“The AstroAgency team have been incredible, protesting, gathering medical supplies to send to the border and more recently, raising thousands of pounds and visiting the Dnipro Kids charity in Edinburgh, who have helped to provide an outlet for my feelings of helplessness. The charity is a huge inspiration to us.”

Dasha fears the war is starting to wain on public interest, and that events of global significance such as the potential continental-wide catastrophe at the Zaporizhzhia Power plant which the Russian military continue to occupy, and now Russia’s proclamation of four annexed Ukrainian regions, will be forgotten.

Dasha added: “There is increasing concern amongst Ukrainians that the public psyche and the news agenda is starting to steer away from the war, but what happens over there will have huge ramifications for us all. We need to continue to stand together in defiance to stop this from becoming a global war, and to stop this from impacting your families.

“I was able to meet my husband for two weeks this month, but I don’t know when I will see him again. The war is not over and I miss my home every single day. But whenever I feel like I can’t continue like this, I ask myself ‘are you going to give in?’ I have an image in my head of the woman, the professional, the mother I want to be and that keeps me motivated to stay strong for my family and my team.”

Dasha has recently been shortlisted for Diversity Hero of the Year in The Herald’s Diversity Awards which celebrate the outstanding achievements organisations have made with diversity and inclusion. The awards will be presented at a formal dinner in October. She has also been nominated at the Women’s Enterprise Scotland Awards 2022 for Start-Up Business of the Year.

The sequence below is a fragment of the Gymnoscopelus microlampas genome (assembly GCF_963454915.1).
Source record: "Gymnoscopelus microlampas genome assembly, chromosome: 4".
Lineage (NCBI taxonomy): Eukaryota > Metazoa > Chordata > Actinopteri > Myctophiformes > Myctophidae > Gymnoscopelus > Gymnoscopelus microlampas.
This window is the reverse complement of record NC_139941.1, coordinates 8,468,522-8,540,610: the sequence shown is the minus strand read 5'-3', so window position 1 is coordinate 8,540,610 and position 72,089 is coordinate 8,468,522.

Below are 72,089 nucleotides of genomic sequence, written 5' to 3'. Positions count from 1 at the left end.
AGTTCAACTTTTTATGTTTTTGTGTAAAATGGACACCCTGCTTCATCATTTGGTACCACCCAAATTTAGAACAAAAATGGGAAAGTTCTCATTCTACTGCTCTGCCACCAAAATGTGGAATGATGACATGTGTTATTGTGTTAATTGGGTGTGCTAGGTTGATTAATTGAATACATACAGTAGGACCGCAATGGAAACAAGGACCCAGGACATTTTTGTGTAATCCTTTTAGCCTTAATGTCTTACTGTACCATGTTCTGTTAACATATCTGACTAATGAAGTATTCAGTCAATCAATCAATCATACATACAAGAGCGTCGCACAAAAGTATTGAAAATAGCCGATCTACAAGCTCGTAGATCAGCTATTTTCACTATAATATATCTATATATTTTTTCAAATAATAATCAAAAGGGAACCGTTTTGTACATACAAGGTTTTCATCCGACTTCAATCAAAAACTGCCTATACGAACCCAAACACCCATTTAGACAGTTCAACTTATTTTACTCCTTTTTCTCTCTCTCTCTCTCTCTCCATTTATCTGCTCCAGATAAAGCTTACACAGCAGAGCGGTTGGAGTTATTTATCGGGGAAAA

AstroAgency was founded in late 2019 as the world’s first marketing and strategic intelligence agency dedicated to space, working with more than forty public and private space clients, including the UK Space Agency, Australian and Scottish Governments, European Space Agency Business Incubation Centres across the UK and a host of companies looking to grow their activity one of the UK’s fastest-growing industries. As well as supporting Ukrainian based family and colleagues, the firm has created a number of initiatives to support the war effort, including utilising their monthly ‘SpaceBar’ platform, a free online gathering open to anyone interested in the commercial space sector which originally started to help graduates find jobs in the industry during lockdown, to raise more than £3,000 to date from space sector colleagues around the world for the Dnipro Kids charity.